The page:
Emphasizing Women's Contributions to Democracy and Politics at the Sixth Assembly of the World Movement for Democracy

Leading to Action Launch

Kim Campbell, Hafsat Abiola, & Carl Gershman
at Leading to Action launch.
More photos on Flickr

Representing over half of the world's population, women are crucial, but still often overlooked representatives of their families, communities, and cultures in achieving a fully informed, engaged, and democratic electorate. With a number of upcoming national and municipal elections taking place around the world, we hope to continue to celebrate and build upon recent breakthroughs, ranging from the record percentage of women now serving in Rwanda's parliament to the 2009 election of four women into the parliament of Kuwait--the first women to accomplish this. Governments and human rights activists alike are beginning to take more serious steps towards finding effective means of implementing UN Security Council resolution 1325, which not only takes a firm stand against gender-based crimes during armed conflict, but just as importantly emphasizes the need for women to participate fully in governance and peacebuilding processes. And with ever-expanding information and communication technologies, women at the grassroots also have new and creative opportunities to learn about and engage in formal and informal policy-making processes, defining and addressing the issues that affect them most urgently.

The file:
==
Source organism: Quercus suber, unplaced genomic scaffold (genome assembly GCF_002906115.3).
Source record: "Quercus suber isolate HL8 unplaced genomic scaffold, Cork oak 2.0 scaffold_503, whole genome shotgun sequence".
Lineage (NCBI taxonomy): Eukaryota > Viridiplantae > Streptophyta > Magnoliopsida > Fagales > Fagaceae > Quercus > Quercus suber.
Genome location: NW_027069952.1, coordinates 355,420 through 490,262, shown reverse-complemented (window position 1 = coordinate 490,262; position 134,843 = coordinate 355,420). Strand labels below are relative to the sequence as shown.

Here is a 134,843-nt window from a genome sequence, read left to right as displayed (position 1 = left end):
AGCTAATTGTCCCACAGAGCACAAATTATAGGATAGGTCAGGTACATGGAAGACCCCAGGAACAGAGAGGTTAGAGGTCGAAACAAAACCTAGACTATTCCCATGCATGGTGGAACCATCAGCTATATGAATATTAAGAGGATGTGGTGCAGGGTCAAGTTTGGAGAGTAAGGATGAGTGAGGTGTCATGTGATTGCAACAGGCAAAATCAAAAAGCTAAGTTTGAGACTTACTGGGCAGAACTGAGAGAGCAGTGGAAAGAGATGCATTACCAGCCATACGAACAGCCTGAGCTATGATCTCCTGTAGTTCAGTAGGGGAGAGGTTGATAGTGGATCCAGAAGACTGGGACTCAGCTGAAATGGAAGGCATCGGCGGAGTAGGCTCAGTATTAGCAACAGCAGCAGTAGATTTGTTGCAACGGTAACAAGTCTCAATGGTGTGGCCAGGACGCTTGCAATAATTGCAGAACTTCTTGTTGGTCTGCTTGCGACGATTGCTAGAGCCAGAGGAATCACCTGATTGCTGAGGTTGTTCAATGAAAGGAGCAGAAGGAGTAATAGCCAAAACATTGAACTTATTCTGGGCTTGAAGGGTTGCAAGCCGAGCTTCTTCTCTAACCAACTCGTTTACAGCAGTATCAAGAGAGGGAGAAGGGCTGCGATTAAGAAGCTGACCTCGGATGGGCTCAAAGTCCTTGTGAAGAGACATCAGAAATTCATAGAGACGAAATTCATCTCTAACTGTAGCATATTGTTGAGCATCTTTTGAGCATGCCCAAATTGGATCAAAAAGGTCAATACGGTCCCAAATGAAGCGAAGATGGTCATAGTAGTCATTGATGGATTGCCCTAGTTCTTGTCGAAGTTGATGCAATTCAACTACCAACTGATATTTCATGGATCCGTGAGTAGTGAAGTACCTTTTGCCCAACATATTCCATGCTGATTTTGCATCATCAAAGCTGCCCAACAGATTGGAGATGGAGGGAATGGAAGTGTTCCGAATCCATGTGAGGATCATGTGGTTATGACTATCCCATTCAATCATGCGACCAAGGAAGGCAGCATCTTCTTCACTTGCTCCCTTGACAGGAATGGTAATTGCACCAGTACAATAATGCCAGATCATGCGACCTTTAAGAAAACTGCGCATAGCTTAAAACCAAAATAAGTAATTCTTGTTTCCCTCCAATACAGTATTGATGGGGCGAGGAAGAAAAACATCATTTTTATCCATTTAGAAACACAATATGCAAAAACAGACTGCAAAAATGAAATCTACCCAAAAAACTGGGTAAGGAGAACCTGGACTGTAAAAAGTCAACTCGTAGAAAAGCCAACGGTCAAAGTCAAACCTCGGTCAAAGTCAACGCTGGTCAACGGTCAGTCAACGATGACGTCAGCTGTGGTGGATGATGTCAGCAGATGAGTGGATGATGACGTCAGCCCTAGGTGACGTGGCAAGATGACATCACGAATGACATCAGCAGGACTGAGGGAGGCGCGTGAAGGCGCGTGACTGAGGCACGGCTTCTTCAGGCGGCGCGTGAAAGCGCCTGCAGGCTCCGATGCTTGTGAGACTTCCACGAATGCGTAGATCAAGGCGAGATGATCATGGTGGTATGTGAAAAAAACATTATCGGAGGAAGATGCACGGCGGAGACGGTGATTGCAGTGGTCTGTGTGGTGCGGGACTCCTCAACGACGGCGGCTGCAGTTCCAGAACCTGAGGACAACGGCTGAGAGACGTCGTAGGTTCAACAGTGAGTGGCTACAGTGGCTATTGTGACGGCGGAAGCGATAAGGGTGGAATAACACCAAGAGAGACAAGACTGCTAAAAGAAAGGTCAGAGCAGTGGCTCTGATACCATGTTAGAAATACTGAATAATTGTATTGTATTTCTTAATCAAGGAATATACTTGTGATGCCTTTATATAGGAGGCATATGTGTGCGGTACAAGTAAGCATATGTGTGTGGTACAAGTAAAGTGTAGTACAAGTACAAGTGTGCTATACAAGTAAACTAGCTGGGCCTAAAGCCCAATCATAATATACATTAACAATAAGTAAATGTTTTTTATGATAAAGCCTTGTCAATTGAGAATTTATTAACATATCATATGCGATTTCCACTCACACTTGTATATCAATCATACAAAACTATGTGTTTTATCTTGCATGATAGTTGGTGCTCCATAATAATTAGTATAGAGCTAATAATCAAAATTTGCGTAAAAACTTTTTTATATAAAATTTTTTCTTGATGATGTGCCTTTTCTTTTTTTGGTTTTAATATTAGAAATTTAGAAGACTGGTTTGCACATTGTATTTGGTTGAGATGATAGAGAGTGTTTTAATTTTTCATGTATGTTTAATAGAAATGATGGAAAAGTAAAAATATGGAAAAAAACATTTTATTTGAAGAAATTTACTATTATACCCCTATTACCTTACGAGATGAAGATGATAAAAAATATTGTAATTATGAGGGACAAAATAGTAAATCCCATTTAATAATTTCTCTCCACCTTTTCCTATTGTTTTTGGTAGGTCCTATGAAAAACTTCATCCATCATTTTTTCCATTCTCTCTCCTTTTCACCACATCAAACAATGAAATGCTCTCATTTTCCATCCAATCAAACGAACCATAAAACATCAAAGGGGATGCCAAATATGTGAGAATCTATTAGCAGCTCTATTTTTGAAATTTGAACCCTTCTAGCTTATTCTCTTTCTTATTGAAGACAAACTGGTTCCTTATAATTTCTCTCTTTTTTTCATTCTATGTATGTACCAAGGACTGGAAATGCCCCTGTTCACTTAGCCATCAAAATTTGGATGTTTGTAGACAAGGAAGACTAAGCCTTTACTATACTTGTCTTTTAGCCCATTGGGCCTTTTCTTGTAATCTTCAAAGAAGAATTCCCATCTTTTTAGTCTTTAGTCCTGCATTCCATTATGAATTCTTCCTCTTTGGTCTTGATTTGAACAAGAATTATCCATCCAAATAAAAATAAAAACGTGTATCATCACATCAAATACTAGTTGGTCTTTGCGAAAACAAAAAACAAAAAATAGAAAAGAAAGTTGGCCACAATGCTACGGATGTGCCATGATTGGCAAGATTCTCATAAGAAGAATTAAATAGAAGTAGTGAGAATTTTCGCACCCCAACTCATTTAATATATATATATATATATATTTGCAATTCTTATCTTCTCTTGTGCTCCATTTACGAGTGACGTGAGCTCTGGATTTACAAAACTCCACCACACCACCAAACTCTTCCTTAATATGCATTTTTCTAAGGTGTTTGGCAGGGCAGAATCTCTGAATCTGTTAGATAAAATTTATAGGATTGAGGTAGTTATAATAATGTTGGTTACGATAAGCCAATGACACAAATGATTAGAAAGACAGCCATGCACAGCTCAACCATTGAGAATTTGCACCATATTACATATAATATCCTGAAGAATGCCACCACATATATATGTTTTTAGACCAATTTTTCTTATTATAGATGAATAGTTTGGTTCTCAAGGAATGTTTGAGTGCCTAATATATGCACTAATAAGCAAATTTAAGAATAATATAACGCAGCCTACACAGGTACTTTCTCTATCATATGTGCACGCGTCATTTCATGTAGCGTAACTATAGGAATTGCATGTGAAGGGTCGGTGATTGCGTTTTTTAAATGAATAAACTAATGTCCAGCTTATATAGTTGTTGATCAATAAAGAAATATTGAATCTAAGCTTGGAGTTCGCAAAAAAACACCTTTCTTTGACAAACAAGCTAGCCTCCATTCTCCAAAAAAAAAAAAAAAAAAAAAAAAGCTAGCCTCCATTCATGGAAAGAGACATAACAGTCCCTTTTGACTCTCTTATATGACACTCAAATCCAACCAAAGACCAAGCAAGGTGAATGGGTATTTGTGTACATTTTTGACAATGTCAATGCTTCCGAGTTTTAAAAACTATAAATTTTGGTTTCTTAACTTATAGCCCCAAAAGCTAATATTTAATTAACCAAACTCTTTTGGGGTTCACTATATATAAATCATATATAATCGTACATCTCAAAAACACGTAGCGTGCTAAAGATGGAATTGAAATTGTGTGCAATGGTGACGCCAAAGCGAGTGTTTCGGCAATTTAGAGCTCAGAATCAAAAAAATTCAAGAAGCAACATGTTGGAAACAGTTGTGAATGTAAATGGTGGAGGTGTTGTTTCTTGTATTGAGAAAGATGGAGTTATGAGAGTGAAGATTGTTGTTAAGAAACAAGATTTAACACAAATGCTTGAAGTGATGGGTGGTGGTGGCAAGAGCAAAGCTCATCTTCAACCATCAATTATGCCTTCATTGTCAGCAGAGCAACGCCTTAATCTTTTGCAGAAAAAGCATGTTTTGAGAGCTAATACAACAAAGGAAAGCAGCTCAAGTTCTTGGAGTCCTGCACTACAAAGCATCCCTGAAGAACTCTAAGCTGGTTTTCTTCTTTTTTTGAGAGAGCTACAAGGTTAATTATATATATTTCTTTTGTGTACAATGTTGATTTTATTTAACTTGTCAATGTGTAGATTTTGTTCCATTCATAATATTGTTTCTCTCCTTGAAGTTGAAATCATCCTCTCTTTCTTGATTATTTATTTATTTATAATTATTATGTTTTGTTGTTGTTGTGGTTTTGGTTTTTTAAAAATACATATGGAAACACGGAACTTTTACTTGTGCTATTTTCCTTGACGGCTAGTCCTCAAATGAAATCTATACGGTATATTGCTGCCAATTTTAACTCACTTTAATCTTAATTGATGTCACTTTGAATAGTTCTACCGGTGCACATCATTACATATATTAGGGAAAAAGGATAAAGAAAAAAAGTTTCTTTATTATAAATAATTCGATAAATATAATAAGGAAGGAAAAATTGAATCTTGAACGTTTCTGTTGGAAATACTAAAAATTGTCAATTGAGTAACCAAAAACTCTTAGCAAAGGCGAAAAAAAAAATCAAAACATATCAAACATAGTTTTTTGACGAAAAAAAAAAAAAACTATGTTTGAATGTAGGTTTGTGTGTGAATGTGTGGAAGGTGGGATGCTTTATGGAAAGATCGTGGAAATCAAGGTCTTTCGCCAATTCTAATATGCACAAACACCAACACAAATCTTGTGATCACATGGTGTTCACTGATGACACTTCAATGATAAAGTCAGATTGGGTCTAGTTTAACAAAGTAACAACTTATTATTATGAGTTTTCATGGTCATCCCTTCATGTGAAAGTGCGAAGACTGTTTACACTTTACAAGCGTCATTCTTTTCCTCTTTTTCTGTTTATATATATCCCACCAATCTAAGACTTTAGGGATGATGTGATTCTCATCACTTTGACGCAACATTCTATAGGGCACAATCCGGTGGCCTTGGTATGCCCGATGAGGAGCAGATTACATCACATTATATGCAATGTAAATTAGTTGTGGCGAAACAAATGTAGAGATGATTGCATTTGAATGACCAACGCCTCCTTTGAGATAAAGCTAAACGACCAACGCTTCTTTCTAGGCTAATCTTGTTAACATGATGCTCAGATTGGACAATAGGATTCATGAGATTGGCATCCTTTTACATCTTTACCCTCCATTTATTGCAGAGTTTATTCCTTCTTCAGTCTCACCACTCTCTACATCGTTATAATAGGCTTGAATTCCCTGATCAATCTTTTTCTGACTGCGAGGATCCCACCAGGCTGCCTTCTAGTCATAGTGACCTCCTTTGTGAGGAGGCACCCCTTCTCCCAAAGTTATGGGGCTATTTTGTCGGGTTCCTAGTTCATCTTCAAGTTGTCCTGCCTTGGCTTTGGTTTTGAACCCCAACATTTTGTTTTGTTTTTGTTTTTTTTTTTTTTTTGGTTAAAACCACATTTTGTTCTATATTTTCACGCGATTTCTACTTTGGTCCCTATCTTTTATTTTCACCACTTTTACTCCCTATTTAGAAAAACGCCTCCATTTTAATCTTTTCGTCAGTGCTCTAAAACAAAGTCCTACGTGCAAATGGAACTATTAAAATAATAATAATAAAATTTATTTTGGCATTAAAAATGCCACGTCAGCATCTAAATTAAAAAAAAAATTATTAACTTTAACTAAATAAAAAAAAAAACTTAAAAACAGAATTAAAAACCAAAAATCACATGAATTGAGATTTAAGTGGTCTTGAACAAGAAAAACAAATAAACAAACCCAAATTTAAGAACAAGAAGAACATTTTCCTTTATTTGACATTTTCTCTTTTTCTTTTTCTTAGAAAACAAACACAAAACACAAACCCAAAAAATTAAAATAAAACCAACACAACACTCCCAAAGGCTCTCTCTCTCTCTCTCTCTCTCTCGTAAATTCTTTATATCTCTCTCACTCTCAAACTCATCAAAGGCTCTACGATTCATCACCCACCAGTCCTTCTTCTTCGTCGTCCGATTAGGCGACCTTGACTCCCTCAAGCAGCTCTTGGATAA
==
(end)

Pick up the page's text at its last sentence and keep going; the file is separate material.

Nevertheless, a number of cultural, social, and political barriers often stand in the way of a true democracy that reflects the full and equal participation of traditionally marginalized groups, including and especially women. The recent Sixth Assembly of the World Movement for Democracy, "Solidarity Across Cultures: Working Together for Democracy," held in Jakarta, Indonesia, from April 11-14, 2010, brought together approximately 600 democracy activists, practitioners, scholars, and others engaged in promoting democracy to discuss the more holistic question of how to work both across and within cultures to advance democracy around the world. WLP played a key role during the proceedings, convening discussions specifically focusing on the need to enhance women's role in democracy-building by increasing women's political participation as leaders and as citizens. To that end, our activities included a workshop entitled "Inclusive Democracy: Women and Men Working Together to Ensure the Promises of Democracy" (co-organized with Fondation Espoir [Haiti] and Foundation Hope for Haiti [USA], and featuring WLP partners from Afghanistan, Lebanon, and Morocco) as well as sessions on democracy and technology that addressed topics including building online solidarity using social networks and maintaining internet security.